Some residents of what used to be Port Elizabeth have objected to finding out that they are now living in Gqeberha – and  mayor Nqaba Bhanga is taking up their cause and calling for the change to be reversed.

Arts and Culture Minister Nathi Mthethwa officially gave the city its new name last week. Gqeberha is the isiXhosa name for Walmer Township, which is one of the oldest townships of former Port Elizabeth.

Port Elizabeth got its name in 1820 from the wife of the then Governor of the Cape Sir Rufane Donkin – and not all white residents of the city agree about the need to get rid of the old colonial legacy.

But they are finding common cause among many of the majority isiXhosa speaking residents of the city who have always known PE as Ibhayi. Afrikaans speakers have long called it Die Baai.

The city along with Uitenhage (now Kariega) forms the municipality of Nelson Mandela Bay, which might also have been an option for consideration.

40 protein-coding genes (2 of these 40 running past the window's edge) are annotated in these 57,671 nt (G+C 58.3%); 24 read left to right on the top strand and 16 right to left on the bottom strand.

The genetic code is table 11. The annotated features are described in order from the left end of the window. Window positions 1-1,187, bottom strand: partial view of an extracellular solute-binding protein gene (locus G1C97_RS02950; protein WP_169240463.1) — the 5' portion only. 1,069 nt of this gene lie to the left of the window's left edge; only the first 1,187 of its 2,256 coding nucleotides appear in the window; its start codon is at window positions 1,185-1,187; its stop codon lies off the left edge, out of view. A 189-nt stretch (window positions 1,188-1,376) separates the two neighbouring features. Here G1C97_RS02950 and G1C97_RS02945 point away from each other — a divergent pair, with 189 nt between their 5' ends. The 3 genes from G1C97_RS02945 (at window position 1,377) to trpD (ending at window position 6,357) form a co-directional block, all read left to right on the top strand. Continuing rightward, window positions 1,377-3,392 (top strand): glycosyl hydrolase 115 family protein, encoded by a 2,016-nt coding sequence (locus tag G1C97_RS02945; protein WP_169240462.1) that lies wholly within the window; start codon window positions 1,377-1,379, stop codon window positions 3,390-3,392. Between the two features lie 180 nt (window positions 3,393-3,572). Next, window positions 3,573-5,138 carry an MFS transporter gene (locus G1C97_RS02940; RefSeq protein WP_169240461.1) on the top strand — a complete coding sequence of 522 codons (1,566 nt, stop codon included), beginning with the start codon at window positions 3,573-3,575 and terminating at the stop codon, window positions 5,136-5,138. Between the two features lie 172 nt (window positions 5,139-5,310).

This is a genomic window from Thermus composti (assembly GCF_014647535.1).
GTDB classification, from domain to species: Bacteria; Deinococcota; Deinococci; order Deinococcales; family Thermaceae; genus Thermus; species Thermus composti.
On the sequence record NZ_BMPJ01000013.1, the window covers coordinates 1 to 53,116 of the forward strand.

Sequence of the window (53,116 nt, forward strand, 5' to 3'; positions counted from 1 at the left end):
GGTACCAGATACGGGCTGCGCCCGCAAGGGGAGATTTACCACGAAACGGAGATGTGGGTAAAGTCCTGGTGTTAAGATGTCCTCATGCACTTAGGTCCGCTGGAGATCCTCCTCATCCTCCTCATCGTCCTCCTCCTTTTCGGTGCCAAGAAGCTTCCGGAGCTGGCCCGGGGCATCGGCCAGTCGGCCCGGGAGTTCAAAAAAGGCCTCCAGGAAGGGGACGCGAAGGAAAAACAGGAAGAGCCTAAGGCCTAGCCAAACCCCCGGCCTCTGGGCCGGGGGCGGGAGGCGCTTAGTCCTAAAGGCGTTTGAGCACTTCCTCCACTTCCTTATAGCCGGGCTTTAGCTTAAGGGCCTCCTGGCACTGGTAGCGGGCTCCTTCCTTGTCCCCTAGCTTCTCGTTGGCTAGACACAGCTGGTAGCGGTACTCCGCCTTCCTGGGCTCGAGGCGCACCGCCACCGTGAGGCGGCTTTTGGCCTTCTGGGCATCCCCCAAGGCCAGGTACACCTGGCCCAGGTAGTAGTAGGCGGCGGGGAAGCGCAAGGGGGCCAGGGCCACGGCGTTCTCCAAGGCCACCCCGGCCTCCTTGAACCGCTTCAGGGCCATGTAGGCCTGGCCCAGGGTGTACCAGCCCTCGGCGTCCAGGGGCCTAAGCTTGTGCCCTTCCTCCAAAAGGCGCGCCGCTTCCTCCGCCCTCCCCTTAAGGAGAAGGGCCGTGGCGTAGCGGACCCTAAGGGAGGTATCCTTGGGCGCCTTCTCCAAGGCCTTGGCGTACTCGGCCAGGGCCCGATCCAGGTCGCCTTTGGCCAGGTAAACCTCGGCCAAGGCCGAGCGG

Bhanga said on Thursday that he believed the processes followed by Mthethwa and the ANC government to arrive at the names Gqeberha and Kariega were not inclusive. He said he was not opposed to name changes.

“But for a name change to make sense, it must unify the people. It should be a name that is easily remembered and recognisable.There should be a significant historical link with the city or town affected,” he said.

Bhanga said he was establishing a multi-sectoral committee to support the objection process.

One section of the community that remains supportive of the change is the Khoisan community which accuses Bhanga of being anti-transformation.

While Bhanga is unlikely to get the name change reversed, it may be smart politics to rally against an unpopular name foisted on a city by a party that is already facing charges of corruption and mismanagement during its tenure at the head of local government.

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